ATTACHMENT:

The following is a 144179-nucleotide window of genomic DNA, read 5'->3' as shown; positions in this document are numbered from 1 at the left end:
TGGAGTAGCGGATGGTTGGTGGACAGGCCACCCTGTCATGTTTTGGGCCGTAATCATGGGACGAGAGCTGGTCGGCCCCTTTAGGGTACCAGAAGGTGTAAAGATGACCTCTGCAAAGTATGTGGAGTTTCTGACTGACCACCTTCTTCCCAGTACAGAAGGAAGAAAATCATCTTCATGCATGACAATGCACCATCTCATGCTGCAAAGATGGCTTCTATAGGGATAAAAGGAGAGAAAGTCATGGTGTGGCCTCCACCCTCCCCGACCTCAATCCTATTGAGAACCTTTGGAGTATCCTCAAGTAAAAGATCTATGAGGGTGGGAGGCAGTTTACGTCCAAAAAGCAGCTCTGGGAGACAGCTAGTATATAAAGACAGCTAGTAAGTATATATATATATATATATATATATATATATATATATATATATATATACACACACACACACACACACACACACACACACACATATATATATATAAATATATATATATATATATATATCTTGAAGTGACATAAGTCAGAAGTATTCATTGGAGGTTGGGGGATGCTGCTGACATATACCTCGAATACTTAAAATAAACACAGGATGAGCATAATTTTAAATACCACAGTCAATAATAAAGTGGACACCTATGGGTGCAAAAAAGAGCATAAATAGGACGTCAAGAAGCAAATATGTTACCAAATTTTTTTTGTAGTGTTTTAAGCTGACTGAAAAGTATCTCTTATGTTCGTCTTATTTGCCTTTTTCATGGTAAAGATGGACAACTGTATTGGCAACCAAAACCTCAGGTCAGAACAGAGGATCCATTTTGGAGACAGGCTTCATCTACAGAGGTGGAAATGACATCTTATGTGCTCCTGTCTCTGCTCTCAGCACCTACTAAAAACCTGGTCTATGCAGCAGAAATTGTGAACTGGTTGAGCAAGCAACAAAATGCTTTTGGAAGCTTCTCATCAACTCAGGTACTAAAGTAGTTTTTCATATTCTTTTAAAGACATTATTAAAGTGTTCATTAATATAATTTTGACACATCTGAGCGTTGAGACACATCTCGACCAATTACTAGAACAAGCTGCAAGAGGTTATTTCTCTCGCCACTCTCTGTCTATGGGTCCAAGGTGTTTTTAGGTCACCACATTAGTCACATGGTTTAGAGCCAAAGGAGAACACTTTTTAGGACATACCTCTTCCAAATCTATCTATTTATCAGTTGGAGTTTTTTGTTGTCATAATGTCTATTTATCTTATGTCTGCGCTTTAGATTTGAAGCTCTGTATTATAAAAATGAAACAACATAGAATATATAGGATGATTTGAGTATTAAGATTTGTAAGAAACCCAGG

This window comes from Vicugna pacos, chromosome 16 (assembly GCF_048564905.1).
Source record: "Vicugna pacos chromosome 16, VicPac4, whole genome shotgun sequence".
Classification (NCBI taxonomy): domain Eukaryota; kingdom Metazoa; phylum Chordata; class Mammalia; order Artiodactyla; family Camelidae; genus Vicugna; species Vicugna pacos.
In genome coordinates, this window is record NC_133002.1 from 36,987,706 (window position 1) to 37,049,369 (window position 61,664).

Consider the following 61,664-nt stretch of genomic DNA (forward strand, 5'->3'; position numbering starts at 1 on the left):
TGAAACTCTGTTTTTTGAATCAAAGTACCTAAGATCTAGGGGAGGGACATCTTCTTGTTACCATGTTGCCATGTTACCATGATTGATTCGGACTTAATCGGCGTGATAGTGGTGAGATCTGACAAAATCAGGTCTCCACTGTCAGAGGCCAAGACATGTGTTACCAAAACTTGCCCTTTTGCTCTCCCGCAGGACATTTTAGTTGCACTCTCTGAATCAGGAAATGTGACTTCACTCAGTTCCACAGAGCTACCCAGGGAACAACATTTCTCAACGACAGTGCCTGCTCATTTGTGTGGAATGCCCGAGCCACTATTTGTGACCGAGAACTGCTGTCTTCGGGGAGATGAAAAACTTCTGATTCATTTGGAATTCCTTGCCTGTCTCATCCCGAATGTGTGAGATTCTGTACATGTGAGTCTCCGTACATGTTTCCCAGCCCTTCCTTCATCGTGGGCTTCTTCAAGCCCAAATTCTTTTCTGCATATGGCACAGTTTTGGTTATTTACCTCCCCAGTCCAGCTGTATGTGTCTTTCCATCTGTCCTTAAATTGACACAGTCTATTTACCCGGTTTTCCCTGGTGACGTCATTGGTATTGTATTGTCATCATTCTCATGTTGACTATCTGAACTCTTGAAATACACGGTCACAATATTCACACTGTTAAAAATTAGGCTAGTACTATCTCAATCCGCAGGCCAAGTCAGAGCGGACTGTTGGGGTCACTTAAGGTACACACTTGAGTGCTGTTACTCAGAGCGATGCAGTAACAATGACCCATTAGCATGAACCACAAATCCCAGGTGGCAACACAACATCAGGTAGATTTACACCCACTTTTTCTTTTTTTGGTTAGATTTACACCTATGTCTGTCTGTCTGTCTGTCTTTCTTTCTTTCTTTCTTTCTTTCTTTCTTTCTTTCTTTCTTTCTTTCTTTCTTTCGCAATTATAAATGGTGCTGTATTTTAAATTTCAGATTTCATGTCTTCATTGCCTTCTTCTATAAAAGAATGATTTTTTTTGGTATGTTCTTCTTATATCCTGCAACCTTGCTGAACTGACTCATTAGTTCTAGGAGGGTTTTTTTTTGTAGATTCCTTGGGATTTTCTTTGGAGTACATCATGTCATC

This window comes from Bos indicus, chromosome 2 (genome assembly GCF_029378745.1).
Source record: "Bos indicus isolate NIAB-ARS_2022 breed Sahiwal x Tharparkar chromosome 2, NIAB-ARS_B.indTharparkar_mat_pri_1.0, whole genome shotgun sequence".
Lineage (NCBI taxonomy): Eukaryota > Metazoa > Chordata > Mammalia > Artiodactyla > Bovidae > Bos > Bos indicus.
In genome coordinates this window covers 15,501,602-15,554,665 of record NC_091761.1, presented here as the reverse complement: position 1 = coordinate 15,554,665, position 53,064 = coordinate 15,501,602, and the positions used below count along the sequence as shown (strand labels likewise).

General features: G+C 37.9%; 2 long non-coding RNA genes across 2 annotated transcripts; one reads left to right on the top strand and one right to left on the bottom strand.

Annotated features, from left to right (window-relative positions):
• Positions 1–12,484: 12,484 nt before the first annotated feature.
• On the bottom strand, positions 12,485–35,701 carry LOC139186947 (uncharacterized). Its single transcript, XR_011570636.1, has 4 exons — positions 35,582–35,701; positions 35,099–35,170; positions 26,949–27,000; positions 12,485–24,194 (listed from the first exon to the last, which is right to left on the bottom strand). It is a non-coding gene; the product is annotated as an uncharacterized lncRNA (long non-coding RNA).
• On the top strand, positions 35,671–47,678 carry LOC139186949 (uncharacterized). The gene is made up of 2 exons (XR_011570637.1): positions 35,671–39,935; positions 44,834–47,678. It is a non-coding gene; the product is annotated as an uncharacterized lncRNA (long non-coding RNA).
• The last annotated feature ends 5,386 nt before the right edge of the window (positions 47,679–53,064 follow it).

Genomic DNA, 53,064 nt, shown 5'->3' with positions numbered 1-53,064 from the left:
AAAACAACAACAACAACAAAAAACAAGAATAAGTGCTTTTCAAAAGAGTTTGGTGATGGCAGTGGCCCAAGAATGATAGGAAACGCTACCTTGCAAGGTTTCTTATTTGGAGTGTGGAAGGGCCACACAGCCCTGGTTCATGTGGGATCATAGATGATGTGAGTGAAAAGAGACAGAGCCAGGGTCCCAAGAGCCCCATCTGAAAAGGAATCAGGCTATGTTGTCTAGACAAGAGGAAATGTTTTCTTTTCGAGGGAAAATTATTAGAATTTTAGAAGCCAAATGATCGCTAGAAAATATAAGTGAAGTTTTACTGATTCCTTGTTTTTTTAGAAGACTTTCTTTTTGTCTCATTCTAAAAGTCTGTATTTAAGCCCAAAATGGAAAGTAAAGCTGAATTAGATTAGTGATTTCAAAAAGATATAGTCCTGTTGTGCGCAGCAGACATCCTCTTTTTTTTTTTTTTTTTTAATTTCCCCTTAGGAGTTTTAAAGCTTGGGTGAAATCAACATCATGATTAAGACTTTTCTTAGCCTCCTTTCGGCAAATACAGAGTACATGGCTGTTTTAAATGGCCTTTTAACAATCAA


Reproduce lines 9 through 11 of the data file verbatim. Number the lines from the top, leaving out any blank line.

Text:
This window comes from Bos indicus, chromosome 2 (genome assembly GCF_029378745.1).
Source record: "Bos indicus isolate NIAB-ARS_2022 breed Sahiwal x Tharparkar chromosome 2, NIAB-ARS_B.indTharparkar_mat_pri_1.0, whole genome shotgun sequence".
Lineage (NCBI taxonomy): Eukaryota > Metazoa > Chordata > Mammalia > Artiodactyla > Bovidae > Bos > Bos indicus.